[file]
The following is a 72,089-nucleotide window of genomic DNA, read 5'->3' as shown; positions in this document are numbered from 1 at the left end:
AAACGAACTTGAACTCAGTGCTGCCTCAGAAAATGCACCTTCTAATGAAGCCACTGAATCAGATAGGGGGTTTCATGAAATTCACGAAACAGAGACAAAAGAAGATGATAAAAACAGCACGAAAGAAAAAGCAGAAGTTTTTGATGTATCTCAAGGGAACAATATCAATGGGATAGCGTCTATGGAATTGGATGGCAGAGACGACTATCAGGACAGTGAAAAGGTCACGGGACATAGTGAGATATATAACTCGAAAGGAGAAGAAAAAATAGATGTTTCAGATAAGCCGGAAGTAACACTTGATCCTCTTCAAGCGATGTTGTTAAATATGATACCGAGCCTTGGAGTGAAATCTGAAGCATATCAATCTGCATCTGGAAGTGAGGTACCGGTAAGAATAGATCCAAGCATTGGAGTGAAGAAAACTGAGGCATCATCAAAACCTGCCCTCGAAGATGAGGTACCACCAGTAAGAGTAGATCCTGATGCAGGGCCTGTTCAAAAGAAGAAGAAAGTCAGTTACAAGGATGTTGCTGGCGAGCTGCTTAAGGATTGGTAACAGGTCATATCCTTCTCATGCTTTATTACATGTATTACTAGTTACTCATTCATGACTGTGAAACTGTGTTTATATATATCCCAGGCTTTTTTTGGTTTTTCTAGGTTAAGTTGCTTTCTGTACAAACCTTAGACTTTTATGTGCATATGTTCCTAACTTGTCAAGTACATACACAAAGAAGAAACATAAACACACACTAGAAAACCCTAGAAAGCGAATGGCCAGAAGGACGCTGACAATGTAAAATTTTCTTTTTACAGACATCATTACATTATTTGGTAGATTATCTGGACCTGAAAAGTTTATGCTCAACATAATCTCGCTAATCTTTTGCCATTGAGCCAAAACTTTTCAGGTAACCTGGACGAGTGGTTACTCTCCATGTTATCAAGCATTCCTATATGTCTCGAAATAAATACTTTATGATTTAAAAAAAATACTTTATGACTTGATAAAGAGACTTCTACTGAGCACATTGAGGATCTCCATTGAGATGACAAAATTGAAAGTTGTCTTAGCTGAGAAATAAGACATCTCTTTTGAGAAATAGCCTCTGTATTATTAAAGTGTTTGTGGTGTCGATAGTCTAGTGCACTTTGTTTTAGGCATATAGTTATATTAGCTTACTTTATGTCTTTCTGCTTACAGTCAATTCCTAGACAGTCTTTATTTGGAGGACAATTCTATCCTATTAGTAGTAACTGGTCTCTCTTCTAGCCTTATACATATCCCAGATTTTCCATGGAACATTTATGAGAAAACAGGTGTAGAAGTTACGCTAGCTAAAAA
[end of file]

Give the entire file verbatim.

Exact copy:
The following is a 72,089-nucleotide window of genomic DNA, read 5'->3' as shown; positions in this document are numbered from 1 at the left end:
AAACGAACTTGAACTCAGTGCTGCCTCAGAAAATGCACCTTCTAATGAAGCCACTGAATCAGATAGGGGGTTTCATGAAATTCACGAAACAGAGACAAAAGAAGATGATAAAAACAGCACGAAAGAAAAAGCAGAAGTTTTTGATGTATCTCAAGGGAACAATATCAATGGGATAGCGTCTATGGAATTGGATGGCAGAGACGACTATCAGGACAGTGAAAAGGTCACGGGACATAGTGAGATATATAACTCGAAAGGAGAAGAAAAAATAGATGTTTCAGATAAGCCGGAAGTAACACTTGATCCTCTTCAAGCGATGTTGTTAAATATGATACCGAGCCTTGGAGTGAAATCTGAAGCATATCAATCTGCATCTGGAAGTGAGGTACCGGTAAGAATAGATCCAAGCATTGGAGTGAAGAAAACTGAGGCATCATCAAAACCTGCCCTCGAAGATGAGGTACCACCAGTAAGAGTAGATCCTGATGCAGGGCCTGTTCAAAAGAAGAAGAAAGTCAGTTACAAGGATGTTGCTGGCGAGCTGCTTAAGGATTGGTAACAGGTCATATCCTTCTCATGCTTTATTACATGTATTACTAGTTACTCATTCATGACTGTGAAACTGTGTTTATATATATCCCAGGCTTTTTTTGGTTTTTCTAGGTTAAGTTGCTTTCTGTACAAACCTTAGACTTTTATGTGCATATGTTCCTAACTTGTCAAGTACATACACAAAGAAGAAACATAAACACACACTAGAAAACCCTAGAAAGCGAATGGCCAGAAGGACGCTGACAATGTAAAATTTTCTTTTTACAGACATCATTACATTATTTGGTAGATTATCTGGACCTGAAAAGTTTATGCTCAACATAATCTCGCTAATCTTTTGCCATTGAGCCAAAACTTTTCAGGTAACCTGGACGAGTGGTTACTCTCCATGTTATCAAGCATTCCTATATGTCTCGAAATAAATACTTTATGATTTAAAAAAAATACTTTATGACTTGATAAAGAGACTTCTACTGAGCACATTGAGGATCTCCATTGAGATGACAAAATTGAAAGTTGTCTTAGCTGAGAAATAAGACATCTCTTTTGAGAAATAGCCTCTGTATTATTAAAGTGTTTGTGGTGTCGATAGTCTAGTGCACTTTGTTTTAGGCATATAGTTATATTAGCTTACTTTATGTCTTTCTGCTTACAGTCAATTCCTAGACAGTCTTTATTTGGAGGACAATTCTATCCTATTAGTAGTAACTGGTCTCTCTTCTAGCCTTATACATATCCCAGATTTTCCATGGAACATTTATGAGAAAACAGGTGTAGAAGTTACGCTAGCTAAAAA